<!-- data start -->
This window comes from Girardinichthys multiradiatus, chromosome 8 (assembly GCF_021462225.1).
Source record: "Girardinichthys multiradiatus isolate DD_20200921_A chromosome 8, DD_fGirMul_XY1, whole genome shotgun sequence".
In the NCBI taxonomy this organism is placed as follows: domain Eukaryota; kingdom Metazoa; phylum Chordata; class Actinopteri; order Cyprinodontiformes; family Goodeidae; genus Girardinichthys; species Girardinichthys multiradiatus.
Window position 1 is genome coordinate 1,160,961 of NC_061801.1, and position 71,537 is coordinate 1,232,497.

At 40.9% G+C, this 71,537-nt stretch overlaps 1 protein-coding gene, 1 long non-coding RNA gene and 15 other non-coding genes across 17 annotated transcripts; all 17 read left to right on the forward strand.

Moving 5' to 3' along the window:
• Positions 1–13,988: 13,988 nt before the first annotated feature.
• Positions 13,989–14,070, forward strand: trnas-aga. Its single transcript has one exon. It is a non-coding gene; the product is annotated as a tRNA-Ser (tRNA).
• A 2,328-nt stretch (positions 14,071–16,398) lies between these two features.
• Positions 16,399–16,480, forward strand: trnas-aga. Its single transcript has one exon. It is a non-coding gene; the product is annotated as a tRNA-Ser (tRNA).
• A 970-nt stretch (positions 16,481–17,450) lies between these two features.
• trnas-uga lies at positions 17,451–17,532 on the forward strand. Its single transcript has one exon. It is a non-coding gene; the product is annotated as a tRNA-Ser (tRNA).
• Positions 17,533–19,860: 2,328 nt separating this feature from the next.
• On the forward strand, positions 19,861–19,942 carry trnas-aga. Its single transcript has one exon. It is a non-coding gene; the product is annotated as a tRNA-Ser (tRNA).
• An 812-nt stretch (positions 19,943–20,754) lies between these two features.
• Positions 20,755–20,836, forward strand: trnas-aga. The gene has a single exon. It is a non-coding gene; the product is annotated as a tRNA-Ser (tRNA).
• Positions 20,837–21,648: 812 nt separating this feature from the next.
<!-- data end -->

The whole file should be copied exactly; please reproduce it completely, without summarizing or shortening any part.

This window comes from Girardinichthys multiradiatus, chromosome 8 (assembly GCF_021462225.1).
Source record: "Girardinichthys multiradiatus isolate DD_20200921_A chromosome 8, DD_fGirMul_XY1, whole genome shotgun sequence".
In the NCBI taxonomy this organism is placed as follows: domain Eukaryota; kingdom Metazoa; phylum Chordata; class Actinopteri; order Cyprinodontiformes; family Goodeidae; genus Girardinichthys; species Girardinichthys multiradiatus.
Window position 1 is genome coordinate 1,160,961 of NC_061801.1, and position 71,537 is coordinate 1,232,497.

At 40.9% G+C, this 71,537-nt stretch overlaps 1 protein-coding gene, 1 long non-coding RNA gene and 15 other non-coding genes across 17 annotated transcripts; all 17 read left to right on the forward strand.

Moving 5' to 3' along the window:
• Positions 1–13,988: 13,988 nt before the first annotated feature.
• Positions 13,989–14,070, forward strand: trnas-aga. Its single transcript has one exon. It is a non-coding gene; the product is annotated as a tRNA-Ser (tRNA).
• A 2,328-nt stretch (positions 14,071–16,398) lies between these two features.
• Positions 16,399–16,480, forward strand: trnas-aga. Its single transcript has one exon. It is a non-coding gene; the product is annotated as a tRNA-Ser (tRNA).
• A 970-nt stretch (positions 16,481–17,450) lies between these two features.
• trnas-uga lies at positions 17,451–17,532 on the forward strand. Its single transcript has one exon. It is a non-coding gene; the product is annotated as a tRNA-Ser (tRNA).
• Positions 17,533–19,860: 2,328 nt separating this feature from the next.
• On the forward strand, positions 19,861–19,942 carry trnas-aga. Its single transcript has one exon. It is a non-coding gene; the product is annotated as a tRNA-Ser (tRNA).
• An 812-nt stretch (positions 19,943–20,754) lies between these two features.
• Positions 20,755–20,836, forward strand: trnas-aga. The gene has a single exon. It is a non-coding gene; the product is annotated as a tRNA-Ser (tRNA).
• Positions 20,837–21,648: 812 nt separating this feature from the next.